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Year : 2016  |  Volume : 4  |  Issue : 2  |  Page : 100-102

Coexistent retinal vasculitis and aggressive posterior retinopathy of prematurity in a preterm infant

1 Department of Retina and ROP Services, H. V. Desai Eye Hospital, Pune, India
2 Byramjee Jeejeebhoy Medical College and Sassoon General Hospital, Pune, Maharashtra, India

Date of Submission04-Oct-2014
Date of Acceptance08-Jun-2015
Date of Web Publication9-Jun-2016

Correspondence Address:
Sucheta R Kulkarni
The Poona Blind Men's Association's H. V. Desai Eye Hospital, 93 Tarawade Vasti Mohammadwadi, Hadapsar, Pune-411 060, Maharashtra
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Source of Support: None, Conflict of Interest: None

DOI: 10.4103/2320-3897.183723

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We report a rare case with simultaneous occurrence of retinal vasculitis and aggressive posterior retinopathy of prematurity (APROP) in a preterm infant. During ROP screening at 5 weeks of age, RetCam imaging revealed early vascular shunts in zone I and plus disease diagnostic of APROP along with bilateral retinal vasculitis. APROP regressed with laser followed by intravitreal bevacizumab (IVB) in right eye and with laser only in left eye. Antifungal treatment was started (Fluconazole 6 mg/kg/day) on clinical suspicion of fungal sepsis with eventual resolution of retinal vasculitis. Retinal vasculitis can be an ocular sign of systemic fungal infection and can predispose an infant for development of retinopathy of prematurity (ROP). Simultaneous occurrence of both entities might pose a challenge in the management.

Keywords: Aggressive posterior retinopathy of prematurity, fungal sepsis, retinal vasculitis

How to cite this article:
Kulkarni SR, Labshetwar NA, Kakade NA, Chhaya VT. Coexistent retinal vasculitis and aggressive posterior retinopathy of prematurity in a preterm infant. J Clin Ophthalmol Res 2016;4:100-2

How to cite this URL:
Kulkarni SR, Labshetwar NA, Kakade NA, Chhaya VT. Coexistent retinal vasculitis and aggressive posterior retinopathy of prematurity in a preterm infant. J Clin Ophthalmol Res [serial online] 2016 [cited 2022 Dec 5];4:100-2. Available from: https://www.jcor.in/text.asp?2016/4/2/100/183723

Retinal vasculitis is a known complication of systemic infection inadults. This entity has been documented in a neonate [1] but natural course of the disease is unknown. Aggressive posterior retinopathy of prematurity (APROP) is characterized by vascular shunting in zone I or posterior zone II associated with plus disease. [2] Severe retinal ischemia with occluded vascular beds has been reported in APROP. [3] APROP needs an urgent, aggressive laser. intravitreal bevacizumab (IVB) is usually reserved for difficult cases (lasered nonregressing ROP or difficult laser due to small pupil, hazy media etc). [4] Both APROP and retinal vasculitis due to presumed fungal sepsis occurring together in a neonate have never been reported before.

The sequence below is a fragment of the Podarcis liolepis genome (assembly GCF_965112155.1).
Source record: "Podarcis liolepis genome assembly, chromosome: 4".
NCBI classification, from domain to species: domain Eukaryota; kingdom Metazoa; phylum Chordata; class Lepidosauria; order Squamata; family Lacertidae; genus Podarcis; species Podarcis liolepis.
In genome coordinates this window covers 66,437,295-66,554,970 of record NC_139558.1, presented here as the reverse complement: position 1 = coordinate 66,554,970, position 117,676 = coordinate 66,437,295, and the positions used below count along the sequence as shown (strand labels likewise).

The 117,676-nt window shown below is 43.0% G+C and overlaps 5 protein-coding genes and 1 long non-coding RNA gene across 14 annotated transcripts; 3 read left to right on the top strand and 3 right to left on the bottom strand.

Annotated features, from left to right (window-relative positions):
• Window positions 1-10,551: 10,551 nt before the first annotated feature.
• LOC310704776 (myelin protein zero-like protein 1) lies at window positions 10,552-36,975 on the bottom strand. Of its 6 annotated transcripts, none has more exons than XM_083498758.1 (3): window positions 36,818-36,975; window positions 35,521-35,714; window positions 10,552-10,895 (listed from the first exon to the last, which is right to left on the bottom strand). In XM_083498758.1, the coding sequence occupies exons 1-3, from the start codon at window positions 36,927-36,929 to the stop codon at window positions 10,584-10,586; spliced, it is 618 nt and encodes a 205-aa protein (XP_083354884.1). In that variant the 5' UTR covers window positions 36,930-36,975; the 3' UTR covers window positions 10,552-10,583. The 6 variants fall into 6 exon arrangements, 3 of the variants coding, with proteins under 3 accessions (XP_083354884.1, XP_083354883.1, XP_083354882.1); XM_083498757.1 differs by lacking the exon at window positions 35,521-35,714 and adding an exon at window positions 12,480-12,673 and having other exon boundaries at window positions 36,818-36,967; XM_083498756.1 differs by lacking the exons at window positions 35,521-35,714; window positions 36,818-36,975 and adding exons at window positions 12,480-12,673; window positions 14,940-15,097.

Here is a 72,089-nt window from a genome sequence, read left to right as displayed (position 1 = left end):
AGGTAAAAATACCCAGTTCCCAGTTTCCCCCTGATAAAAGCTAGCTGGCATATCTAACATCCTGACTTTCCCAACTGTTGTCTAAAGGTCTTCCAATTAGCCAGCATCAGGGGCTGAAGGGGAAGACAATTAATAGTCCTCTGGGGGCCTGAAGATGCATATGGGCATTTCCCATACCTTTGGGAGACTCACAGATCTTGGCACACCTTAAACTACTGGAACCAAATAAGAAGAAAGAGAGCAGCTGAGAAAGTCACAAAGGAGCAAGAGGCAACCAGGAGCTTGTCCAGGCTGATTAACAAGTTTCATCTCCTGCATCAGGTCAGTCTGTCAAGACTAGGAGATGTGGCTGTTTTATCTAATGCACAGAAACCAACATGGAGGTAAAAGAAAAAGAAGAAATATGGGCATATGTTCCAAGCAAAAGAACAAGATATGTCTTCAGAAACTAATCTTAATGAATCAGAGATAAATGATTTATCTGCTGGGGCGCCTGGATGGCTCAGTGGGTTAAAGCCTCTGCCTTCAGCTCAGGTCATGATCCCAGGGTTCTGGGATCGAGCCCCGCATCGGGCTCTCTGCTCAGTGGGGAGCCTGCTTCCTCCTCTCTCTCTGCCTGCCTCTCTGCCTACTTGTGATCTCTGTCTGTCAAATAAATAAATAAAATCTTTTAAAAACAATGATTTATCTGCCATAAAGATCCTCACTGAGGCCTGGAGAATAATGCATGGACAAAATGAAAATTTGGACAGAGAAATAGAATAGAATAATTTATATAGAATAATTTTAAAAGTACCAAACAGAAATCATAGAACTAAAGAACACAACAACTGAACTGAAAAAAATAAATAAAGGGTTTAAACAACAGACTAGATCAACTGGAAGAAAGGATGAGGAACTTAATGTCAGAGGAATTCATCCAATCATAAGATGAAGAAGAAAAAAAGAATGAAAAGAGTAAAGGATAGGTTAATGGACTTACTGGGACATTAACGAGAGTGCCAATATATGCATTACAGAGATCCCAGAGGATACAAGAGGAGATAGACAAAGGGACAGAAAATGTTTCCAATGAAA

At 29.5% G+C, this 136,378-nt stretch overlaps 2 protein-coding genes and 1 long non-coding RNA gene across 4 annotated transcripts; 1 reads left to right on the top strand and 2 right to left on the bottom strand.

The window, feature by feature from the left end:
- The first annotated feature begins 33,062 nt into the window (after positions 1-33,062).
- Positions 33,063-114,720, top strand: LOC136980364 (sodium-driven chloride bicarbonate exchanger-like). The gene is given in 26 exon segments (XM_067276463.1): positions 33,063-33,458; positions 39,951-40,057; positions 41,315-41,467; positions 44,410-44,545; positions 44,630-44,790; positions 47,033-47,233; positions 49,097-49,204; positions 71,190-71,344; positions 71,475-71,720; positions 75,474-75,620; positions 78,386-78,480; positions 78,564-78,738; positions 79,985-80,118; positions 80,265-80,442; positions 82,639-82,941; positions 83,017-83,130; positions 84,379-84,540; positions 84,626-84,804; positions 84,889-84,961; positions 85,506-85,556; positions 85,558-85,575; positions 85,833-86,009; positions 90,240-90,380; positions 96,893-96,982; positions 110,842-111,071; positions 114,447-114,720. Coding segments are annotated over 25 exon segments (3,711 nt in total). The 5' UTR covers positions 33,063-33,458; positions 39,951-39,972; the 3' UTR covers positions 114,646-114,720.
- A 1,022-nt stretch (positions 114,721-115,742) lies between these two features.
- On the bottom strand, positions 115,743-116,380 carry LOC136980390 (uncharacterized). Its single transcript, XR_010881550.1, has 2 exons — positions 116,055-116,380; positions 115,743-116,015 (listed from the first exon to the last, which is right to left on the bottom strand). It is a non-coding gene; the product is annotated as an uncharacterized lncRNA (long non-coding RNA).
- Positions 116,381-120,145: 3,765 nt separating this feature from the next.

Case Report Top

A preterm infant with gestational age 32 weeks and birth weight 1448 grams was referred for retinopathy of prematurity (ROP) screening at 5 weeks of age in a tertiary care facility, earlier referral being deferred due to critical systemic status. The wide field digital imaging (Retcam shuttle, Clarity medical systems, USA) revealed plus disease with early shunting of retinal blood vessels in Zone I which was diagnostic of APROP. The periphery of the blood vessels showed white thread like appearance, no visible blood column and early perivascular exudates suggestive of retinal vasculitis [Figure 1]. However, systemic condition of the baby being very critical, laser treatment had to be deferred. The infant had respiratory distress syndrome requiring prolonged ventilatory support, hyperbilirubinemia, hypoglycemia, congenital heart disease, and anemia requiring blood transfusion.
Figure 1: Visit 1: Retinal vasculitis seen in temporal quadrants (white arrow), increased dilatation, tortuosity of blood vessels (black arrow), capillary looping in 1-2 quadrants. a: RE; b: LE

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Second screening examination within 2 days revealed nondilating pupils, neovascularization of iris and worsening of plus disease. Retinal vessels showed advanced perivascular exudation leading to semi opaque appearance of the posterior pole retina underneath inferotemporal arcade in right eye and peripapillary region in left eye [Figure 2]. Immediate laser treatment was instituted for both eyes.
Figure 2: Visit 2: Retinal vasculitis with perivascular exudation (blue arrow), semi-opaque retina in posterior pole, severe plus disease (black arrow) with capillary looping and retinal bleed. a: RE; b: LE

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Third examination after 3 days revealed more extensive perivascular exudates with opaque appearance of the retina suggestive of the worsening of the signs [Figure 3]. At this point of time (6 th week of life) the baby developed intolerance to feeds with abdominal distension suggestive of necrotizing enterocolitis (NEC) and was suspected to have late onset sepsis. Prolonged neonatal intensive care unit (NICU) stay of the already sick infant made us suspect fungal sepsis.
Figure 3: Visit 3: Plus increased (black arrow), bleed increased, laser marks seen (red arrow), posterior pole retina semi - opaque (white arrow). a: RE; b: LE

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Patient was investigated for TORCH titres, inborn errors of metabolism, galactosemia, disseminated intravascular coagulation, thrombocytopenia and blood culture for bacterial/fungal infection. All reports were negative. Fungal culture was negative even after 2 weeks of incubation.

With clinical suspicion of fungal sepsis, systemic antifungal (fluconazole 6 mg/kg/day) was started immediately within 24 hours (6 weeks of chronological age).